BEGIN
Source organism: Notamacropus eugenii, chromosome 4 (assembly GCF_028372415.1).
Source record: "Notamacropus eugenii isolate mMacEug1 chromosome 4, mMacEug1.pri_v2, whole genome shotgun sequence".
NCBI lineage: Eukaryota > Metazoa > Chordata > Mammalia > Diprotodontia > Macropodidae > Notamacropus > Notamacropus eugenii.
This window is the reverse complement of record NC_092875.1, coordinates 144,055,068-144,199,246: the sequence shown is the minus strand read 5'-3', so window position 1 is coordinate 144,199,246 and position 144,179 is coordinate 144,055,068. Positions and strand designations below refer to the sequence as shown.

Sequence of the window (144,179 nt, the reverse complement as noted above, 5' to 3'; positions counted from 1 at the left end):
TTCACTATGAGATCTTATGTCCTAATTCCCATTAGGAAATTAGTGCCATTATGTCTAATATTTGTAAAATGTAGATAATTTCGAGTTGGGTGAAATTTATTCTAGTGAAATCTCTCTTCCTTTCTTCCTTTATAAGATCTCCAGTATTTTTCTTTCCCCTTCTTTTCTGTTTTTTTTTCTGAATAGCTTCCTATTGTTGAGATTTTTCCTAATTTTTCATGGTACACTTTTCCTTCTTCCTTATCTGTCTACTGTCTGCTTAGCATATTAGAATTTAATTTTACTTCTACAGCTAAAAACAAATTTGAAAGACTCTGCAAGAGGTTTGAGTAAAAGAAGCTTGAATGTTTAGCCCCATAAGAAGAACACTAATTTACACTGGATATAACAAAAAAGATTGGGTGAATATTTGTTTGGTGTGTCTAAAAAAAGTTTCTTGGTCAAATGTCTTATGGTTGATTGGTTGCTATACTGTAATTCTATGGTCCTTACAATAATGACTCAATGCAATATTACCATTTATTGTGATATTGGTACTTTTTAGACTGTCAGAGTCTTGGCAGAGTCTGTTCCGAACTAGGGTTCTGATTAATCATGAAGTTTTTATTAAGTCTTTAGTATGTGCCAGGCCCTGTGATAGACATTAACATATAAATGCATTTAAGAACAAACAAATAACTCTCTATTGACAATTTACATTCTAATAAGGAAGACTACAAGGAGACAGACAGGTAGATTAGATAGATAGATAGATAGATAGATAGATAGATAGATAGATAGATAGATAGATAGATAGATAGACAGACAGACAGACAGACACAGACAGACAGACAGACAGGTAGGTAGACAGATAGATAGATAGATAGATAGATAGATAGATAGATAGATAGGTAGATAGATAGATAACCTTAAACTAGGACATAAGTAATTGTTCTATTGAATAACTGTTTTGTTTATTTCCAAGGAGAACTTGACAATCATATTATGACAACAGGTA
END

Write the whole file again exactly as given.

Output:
Source organism: Notamacropus eugenii, chromosome 4 (assembly GCF_028372415.1).
Source record: "Notamacropus eugenii isolate mMacEug1 chromosome 4, mMacEug1.pri_v2, whole genome shotgun sequence".
NCBI lineage: Eukaryota > Metazoa > Chordata > Mammalia > Diprotodontia > Macropodidae > Notamacropus > Notamacropus eugenii.
This window is the reverse complement of record NC_092875.1, coordinates 144,055,068-144,199,246: the sequence shown is the minus strand read 5'-3', so window position 1 is coordinate 144,199,246 and position 144,179 is coordinate 144,055,068. Positions and strand designations below refer to the sequence as shown.

Sequence of the window (144,179 nt, the reverse complement as noted above, 5' to 3'; positions counted from 1 at the left end):
TTCACTATGAGATCTTATGTCCTAATTCCCATTAGGAAATTAGTGCCATTATGTCTAATATTTGTAAAATGTAGATAATTTCGAGTTGGGTGAAATTTATTCTAGTGAAATCTCTCTTCCTTTCTTCCTTTATAAGATCTCCAGTATTTTTCTTTCCCCTTCTTTTCTGTTTTTTTTTCTGAATAGCTTCCTATTGTTGAGATTTTTCCTAATTTTTCATGGTACACTTTTCCTTCTTCCTTATCTGTCTACTGTCTGCTTAGCATATTAGAATTTAATTTTACTTCTACAGCTAAAAACAAATTTGAAAGACTCTGCAAGAGGTTTGAGTAAAAGAAGCTTGAATGTTTAGCCCCATAAGAAGAACACTAATTTACACTGGATATAACAAAAAAGATTGGGTGAATATTTGTTTGGTGTGTCTAAAAAAAGTTTCTTGGTCAAATGTCTTATGGTTGATTGGTTGCTATACTGTAATTCTATGGTCCTTACAATAATGACTCAATGCAATATTACCATTTATTGTGATATTGGTACTTTTTAGACTGTCAGAGTCTTGGCAGAGTCTGTTCCGAACTAGGGTTCTGATTAATCATGAAGTTTTTATTAAGTCTTTAGTATGTGCCAGGCCCTGTGATAGACATTAACATATAAATGCATTTAAGAACAAACAAATAACTCTCTATTGACAATTTACATTCTAATAAGGAAGACTACAAGGAGACAGACAGGTAGATTAGATAGATAGATAGATAGATAGATAGATAGATAGATAGATAGATAGATAGATAGATAGATAGACAGACAGACAGACAGACACAGACAGACAGACAGACAGGTAGGTAGACAGATAGATAGATAGATAGATAGATAGATAGATAGATAGATAGGTAGATAGATAGATAACCTTAAACTAGGACATAAGTAATTGTTCTATTGAATAACTGTTTTGTTTATTTCCAAGGAGAACTTGACAATCATATTATGACAACAGGTA